DIY Dangers

When taking care of your period home there are a number of hidden dangers to your health and that of your family:

Lead in Paint

Beware of lead paint. Whereas the removal of paint containing lead should not normally affect adults, it does pose a risk to children. Lead is absorbed through the skin or by ingestion. If your child has been exposed to any kind of lead paint through fumes, flakes or dust, you can have your child tested.

Adults should wear a respirator and ensure good ventilation. Do not eat or drink while working. Keep children away.

If you suspect old paint, make sure you use a paint stripper which creates a poultice which obviates the need for scraping and avoids fumes. All other paint removal methods pose a threat to young children. Chemical strippers generate fumes which may carry lead. Blow lamps and hot air strippers generate fumes and dust. Make sure you do not produce dust by sanding or scraping as this is very dangerous.

If you leave the work area, remove your work clothing and shoes.

After completing the work, clean the area with a HEPA-standard vacuum cleaner. Wash down the stripped surfaces and flooring nearby, using a detergent. Bag up all clothes and wash them thoroughly, separately from other clothes.

Anthrax in Plaster

Plaster usually contains horsehair and, before controls were introduced in 1895, could contain anthrax spores. Although there are no recorded cases of infections from this source, when removing plaster you should take reasonable precautions.

English Heritage recommend that you should:

  • cover all cuts, abrasions and other wounds with waterproof dressings to prevent infection
  • keep hands and fingernails clean and avoid hand-to-mouth contact during work
  • wear protective clothing (such as disposable gloves, overalls, eye protection, dust masks) appropriate to the task in hand. Dust masks should provide protection against infectious agents (FFP3 type, European Standard EN 149).
  • not eat or drink in work areas and wash hands thoroughly before handling food
  • keep first aid kits well-maintained and to hand, and ensure they contain waterproof dressings
  • if removing old plaster, ensure that it is disposed of in accordance with local and statutory national controls, and that the generation of dust is minimised (e.g. by vacuum cleaning using a high-efficiency filter instead of dry-brush cleaning).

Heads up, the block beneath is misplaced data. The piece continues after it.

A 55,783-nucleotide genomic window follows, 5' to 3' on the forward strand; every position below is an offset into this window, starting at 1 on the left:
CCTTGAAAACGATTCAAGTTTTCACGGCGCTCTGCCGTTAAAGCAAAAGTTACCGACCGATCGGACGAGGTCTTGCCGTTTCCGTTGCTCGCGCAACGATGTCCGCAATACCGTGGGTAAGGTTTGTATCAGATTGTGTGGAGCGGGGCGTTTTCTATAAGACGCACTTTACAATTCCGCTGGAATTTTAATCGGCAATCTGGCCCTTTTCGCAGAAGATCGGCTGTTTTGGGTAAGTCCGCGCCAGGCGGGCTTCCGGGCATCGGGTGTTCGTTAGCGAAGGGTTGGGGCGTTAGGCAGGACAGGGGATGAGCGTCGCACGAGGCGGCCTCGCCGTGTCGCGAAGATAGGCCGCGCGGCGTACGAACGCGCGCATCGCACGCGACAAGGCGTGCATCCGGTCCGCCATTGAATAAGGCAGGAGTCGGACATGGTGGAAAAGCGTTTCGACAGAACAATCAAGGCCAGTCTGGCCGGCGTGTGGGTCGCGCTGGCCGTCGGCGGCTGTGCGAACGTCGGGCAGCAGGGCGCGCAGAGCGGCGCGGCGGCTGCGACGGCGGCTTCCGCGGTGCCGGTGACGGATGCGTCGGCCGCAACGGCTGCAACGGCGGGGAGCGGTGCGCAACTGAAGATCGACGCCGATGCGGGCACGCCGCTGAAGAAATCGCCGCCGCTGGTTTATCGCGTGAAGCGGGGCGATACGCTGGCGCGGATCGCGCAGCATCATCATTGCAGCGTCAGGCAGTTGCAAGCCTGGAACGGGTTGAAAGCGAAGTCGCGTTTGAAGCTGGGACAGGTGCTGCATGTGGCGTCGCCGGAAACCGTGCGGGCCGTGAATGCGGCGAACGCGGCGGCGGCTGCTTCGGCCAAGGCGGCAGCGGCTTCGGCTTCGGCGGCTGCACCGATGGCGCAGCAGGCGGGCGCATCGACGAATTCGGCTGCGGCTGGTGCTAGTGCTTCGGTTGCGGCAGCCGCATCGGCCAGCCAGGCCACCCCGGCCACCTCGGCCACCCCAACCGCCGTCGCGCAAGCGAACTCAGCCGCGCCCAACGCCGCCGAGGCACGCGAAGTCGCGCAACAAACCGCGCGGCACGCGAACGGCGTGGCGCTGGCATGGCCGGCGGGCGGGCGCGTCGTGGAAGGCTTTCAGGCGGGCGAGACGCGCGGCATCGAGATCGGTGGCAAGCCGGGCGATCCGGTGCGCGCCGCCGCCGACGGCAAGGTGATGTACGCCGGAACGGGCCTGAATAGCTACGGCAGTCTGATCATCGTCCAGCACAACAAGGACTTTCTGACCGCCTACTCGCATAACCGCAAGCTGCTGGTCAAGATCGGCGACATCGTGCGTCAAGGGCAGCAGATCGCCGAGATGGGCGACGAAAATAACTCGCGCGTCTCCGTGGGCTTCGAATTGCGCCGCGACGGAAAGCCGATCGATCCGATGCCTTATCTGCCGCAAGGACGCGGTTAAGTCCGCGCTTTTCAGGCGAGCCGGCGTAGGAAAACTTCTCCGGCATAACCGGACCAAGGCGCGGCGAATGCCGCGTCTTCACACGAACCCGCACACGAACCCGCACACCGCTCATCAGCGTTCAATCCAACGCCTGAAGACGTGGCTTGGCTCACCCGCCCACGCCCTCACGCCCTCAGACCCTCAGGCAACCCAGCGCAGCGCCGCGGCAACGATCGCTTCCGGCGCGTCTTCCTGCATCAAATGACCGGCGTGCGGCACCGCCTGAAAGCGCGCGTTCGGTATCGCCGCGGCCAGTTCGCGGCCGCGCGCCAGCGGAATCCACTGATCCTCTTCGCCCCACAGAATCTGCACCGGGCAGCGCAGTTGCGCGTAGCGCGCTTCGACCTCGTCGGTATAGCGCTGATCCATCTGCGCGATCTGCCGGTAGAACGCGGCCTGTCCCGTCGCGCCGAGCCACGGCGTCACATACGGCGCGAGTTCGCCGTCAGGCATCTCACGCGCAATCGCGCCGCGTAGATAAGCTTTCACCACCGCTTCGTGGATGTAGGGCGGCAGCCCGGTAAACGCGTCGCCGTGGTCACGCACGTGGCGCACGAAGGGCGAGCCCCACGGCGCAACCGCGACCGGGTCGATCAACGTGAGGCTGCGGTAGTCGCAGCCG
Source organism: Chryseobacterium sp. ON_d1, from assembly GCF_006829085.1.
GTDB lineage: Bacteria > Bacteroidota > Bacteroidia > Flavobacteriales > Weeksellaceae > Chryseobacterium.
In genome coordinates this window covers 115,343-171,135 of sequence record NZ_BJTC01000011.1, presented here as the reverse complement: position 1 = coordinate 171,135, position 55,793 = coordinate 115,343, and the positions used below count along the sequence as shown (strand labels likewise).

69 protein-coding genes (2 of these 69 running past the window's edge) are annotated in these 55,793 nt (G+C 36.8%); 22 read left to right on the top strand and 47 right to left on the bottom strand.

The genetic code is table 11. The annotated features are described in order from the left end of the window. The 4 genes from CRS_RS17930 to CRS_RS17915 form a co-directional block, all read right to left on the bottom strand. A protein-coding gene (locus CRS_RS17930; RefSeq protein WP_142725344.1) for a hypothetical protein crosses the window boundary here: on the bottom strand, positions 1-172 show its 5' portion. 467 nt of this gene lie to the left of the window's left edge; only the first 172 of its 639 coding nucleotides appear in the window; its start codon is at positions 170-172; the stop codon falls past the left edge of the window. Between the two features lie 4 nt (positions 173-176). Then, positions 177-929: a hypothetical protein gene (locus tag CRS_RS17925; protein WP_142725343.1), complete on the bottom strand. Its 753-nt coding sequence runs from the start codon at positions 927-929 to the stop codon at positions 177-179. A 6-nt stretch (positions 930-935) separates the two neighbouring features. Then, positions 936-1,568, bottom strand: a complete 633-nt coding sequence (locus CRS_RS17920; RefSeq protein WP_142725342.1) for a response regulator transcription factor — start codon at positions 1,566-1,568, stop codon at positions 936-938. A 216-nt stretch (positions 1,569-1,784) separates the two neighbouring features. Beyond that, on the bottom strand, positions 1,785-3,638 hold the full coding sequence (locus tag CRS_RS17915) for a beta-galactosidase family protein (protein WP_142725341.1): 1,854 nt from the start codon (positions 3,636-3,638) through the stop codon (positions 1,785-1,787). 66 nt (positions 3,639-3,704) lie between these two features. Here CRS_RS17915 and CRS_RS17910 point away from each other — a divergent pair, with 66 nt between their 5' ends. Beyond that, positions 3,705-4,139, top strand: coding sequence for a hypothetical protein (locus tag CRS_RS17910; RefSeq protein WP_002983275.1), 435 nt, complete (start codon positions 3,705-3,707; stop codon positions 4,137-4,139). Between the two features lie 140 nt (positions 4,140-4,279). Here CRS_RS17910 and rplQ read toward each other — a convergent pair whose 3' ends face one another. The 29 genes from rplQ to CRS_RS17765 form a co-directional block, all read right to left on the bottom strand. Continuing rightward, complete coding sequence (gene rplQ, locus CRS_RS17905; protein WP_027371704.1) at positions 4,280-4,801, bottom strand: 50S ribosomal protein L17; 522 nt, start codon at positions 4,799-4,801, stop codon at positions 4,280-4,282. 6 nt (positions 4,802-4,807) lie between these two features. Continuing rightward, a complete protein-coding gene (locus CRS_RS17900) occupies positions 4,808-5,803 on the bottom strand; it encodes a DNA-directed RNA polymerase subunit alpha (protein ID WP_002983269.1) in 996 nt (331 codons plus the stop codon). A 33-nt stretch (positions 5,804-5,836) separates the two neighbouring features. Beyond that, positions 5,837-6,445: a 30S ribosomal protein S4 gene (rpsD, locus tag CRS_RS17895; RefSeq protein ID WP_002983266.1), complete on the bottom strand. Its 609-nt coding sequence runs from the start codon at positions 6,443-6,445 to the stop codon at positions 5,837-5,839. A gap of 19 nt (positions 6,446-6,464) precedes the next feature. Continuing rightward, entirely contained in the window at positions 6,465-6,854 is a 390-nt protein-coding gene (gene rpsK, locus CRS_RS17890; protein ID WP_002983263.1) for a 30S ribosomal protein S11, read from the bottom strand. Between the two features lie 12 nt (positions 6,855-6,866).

• keep surrounding areas clean and dust-free
  • ensure that personal are informed of the risk and risk management strategy.


In the UK, houses built between 1920 and the 1980s may incorporate asbestos. Artex containing some 3-5% asbestos was banned at this time. Asbestos was not totally banned until late in 1999.

What dangers does it pose? There are several asbestos-related cancers of the lungs and chest-lining. The risks to your health are limited provided that asbestos is not worked or crumbling; this will cause the dust which you can then inhale.

Where is it found? As well as in Artex, asbestos cement was used to make roof tiles, corrugated roofs, boiler flues and insulated panels. Some houses have gutters, drainpipes and soffits made from this material.

This form of asbestos, a white variety, is perhaps the least dangerous. Brown or blue asbestos is much more dangerous.

What should you do? Don't drill, sand or cut any material which you suspect contains asbestos. If it is flaking, it can be sealed with a paint. If you do any major work to Artex, you should consider getting the Artex removed by a specialist. Do not try to remove the asbestos-containing material yourself. Seek advice from a surveyor or an asbestos removal company.

Note that if you are responsible for commercial premises or communal areas in flats, you are bound by special legislation.

If you are still worried, contact your local authority and the building surveyors department; ask them for the name of a company that will test a sample for you.


In the UK, each year on average 10 people die and about 750 are seriously injured in accidents involving unsafe electrical installations in the home. In addition, in 2003 2,336 house fires were caused by faulty installations.

Since January 1st 2005, new rules mean that any work including new electrical circuits, or work in locations such as kitchens, bathrooms or gardens, is subject to inspection and certification by a local authority building control department unless it has been done by a 'competent' ie qualified person. He or she must be approved by the NICEIC (National Inspection Council for Electrical Installation Contracting) or by the Electrical Contractors Association.

You do not need to tell your local authority's building control department about:

  • repairs, replacements and maintenance work
  • extra power points or lighting points or other alterations to existing circuits (except in a kitchen or bathroom, or outdoors)

The UK Government provides more information on this here.